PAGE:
If you’re wondering why there were girls dressed to the nines parading through University Centre last week, rest assured, it was for a good cause.
PRAXIS, a student group at the U of M, held a fashion show last Tuesday to support a collection drive of graduation dresses for girls who otherwise would not be able to afford to purchase one.
The group, which organizes service learning and volunteer opportunities, has been collecting gently worn formal dresses, shoes, purses and accessories since Jan. 24 for the organization formerly known as Gowns For Grads. Over twenty dresses have already been collected, and the group hopes to see more come in before the last collection day on Feb. 7.
The collection is being held to support the goal of ensuring every girl is able to attend their graduation, regardless of their financial situation.
Nour Rashid, program coordinator of the student group, said her group was really excited to support a local cause that every high school graduate can relate to.
“We decided this would be a very good initiative for our local community because we’ve been focusing a lot on international issues, like child soldiers and the flooding in Pakistan,” said Rashid
The fashion show was held as part of UMSU’s Celebration Week on Jan. 25 in the Fireplace Lounge of University Centre. The show featured fifteen volunteer models from PRAXIS wearing donated dresses or ones of their own, in order to promote the collection drive.
“We believe that all girls should have a right to celebrate their special day and feel good about themselves during their graduation,” said Rashid.
Rashid said she thinks the fashion show, which featured DJ Spazz and jewelry by Laura Rempel, was a success.
“Our main goal was to get the word out and let people know what we’re doing so that we could make this collection as big as possible and help as many girls as we possibly can,” she said.
Veronica Alexanders, a University 1 student, thought the event was extremely well received by students.
“A lot of people are clapping, but it’s the fact that they came that’s important. [ . . . ] The fact that they came out to show their support is amazing,” she said.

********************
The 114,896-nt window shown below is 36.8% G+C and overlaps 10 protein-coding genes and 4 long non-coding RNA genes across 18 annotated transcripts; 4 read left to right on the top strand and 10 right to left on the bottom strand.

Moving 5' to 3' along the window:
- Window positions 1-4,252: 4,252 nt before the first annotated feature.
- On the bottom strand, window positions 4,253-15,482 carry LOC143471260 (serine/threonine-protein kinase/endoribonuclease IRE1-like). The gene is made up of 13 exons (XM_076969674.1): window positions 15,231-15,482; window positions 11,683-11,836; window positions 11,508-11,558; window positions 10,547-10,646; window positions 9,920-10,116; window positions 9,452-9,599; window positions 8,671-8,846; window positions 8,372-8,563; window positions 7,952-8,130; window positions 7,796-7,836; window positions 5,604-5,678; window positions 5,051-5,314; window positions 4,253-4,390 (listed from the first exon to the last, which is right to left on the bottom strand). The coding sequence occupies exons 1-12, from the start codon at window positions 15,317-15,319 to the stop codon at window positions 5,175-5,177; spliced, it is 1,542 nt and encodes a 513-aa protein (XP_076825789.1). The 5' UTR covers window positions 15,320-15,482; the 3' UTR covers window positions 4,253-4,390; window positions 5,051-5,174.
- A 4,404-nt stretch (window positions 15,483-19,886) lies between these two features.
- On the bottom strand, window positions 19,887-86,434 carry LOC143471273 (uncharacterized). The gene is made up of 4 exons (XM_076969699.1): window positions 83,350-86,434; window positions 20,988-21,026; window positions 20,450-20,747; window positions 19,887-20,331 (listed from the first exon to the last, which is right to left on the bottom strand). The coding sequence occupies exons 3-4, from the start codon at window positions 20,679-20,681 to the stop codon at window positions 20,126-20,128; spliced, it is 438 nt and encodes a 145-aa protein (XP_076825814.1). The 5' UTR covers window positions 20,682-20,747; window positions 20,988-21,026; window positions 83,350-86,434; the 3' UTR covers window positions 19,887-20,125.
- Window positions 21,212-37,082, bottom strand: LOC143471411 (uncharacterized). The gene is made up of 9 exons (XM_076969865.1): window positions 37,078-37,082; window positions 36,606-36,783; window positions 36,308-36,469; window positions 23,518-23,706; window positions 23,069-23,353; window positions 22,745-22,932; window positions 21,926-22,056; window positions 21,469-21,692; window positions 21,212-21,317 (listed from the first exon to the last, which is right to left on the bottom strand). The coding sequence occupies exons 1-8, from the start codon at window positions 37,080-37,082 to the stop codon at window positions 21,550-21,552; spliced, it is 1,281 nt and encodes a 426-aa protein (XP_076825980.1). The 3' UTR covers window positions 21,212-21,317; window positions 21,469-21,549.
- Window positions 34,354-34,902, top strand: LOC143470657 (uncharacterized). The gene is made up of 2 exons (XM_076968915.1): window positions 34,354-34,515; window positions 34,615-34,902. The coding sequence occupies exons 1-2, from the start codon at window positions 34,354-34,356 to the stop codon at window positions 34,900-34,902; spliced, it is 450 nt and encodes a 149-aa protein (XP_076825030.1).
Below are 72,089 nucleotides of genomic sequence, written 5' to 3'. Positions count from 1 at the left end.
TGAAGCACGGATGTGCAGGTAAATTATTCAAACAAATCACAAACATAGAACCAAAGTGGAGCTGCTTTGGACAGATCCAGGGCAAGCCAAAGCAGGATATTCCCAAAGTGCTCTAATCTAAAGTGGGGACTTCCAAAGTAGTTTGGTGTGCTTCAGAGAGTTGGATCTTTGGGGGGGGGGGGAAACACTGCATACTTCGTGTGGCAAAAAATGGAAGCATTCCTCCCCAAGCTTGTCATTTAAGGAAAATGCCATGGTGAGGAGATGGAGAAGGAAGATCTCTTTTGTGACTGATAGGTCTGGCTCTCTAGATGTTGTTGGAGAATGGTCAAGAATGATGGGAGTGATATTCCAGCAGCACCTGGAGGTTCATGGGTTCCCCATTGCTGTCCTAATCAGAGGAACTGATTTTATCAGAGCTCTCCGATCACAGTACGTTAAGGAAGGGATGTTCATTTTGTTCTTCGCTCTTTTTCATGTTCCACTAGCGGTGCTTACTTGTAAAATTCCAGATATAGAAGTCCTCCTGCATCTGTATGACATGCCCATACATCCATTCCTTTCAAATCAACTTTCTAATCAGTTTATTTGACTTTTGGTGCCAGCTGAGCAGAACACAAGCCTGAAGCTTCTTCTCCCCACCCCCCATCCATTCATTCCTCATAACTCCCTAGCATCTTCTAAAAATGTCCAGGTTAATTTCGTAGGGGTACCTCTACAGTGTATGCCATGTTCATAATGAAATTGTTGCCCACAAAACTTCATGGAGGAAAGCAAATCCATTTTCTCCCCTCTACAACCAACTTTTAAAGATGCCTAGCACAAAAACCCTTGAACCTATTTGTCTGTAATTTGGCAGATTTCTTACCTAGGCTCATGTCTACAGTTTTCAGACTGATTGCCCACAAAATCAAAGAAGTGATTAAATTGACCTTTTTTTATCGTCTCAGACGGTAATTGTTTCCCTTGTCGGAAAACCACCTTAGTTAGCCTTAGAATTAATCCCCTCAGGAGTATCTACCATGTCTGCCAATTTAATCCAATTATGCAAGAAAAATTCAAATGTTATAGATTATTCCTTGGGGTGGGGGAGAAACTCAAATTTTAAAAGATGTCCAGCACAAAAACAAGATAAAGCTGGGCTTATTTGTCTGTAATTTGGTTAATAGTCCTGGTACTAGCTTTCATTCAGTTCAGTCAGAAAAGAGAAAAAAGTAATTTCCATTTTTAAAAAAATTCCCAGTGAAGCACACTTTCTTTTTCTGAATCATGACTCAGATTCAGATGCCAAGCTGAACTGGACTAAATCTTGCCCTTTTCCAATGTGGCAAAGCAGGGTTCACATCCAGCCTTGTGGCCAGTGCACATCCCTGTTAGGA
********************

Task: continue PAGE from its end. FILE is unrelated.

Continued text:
Ritika Khatkar, a member of PRAXIS, said the event was exciting and heartwarming.
“Even though I was helping out backstage, I was just as excited to see the whole show come together. All the models had a great time and onlookers seemed to enjoy it as well.”
“I can’t imagine not being able to buy a grad dress,” said Meaghan Guzzell, a second-year science student. “I just graduated a few years ago, so I remember how it is.”
The Winnipeg organization formerly known as Gowns for Grad is currently going through a transition period and a reformatting of their organization.
Gary Brenner, who is one of the co-chairs of the initiative, said the collection drive will continue despite the changes, due to the dramatic need of Winnipeg students. The organization was originally started a few years ago by Linda Bulka, the principle of St. John’s High School.
“The real reason the organization was started is that most of these kids, who are either immigrants or in some cases aboriginal, come from tough beginnings. [ . . . ] For them to graduate from high school is such a wonderful achievement,” said Brenner.
However, Brenner said that many female graduates didn’t plan on attending their graduation because they couldn’t afford to buy a dress.
“The crux of this is that we were very concerned about everybody having the opportunity to at least attend their dinner, because it’s an important time in everybody’s life,” he said.
Brenner, who is also in the clothing business, was also able to collect new dresses from customers willing to donate. The organization, which is made up solely of volunteers, collected 600 dresses last spring for students graduating in 2010.
Donations can be dropped off at the UMSU office (101 University Centre) or at the Office of Student Life on the second floor, between 8:30 a.m. and 4:30 p.m.. A second collection will be held in March for students living in residence.
Donations will be given to students at St. John’s High school or saved for the program next year.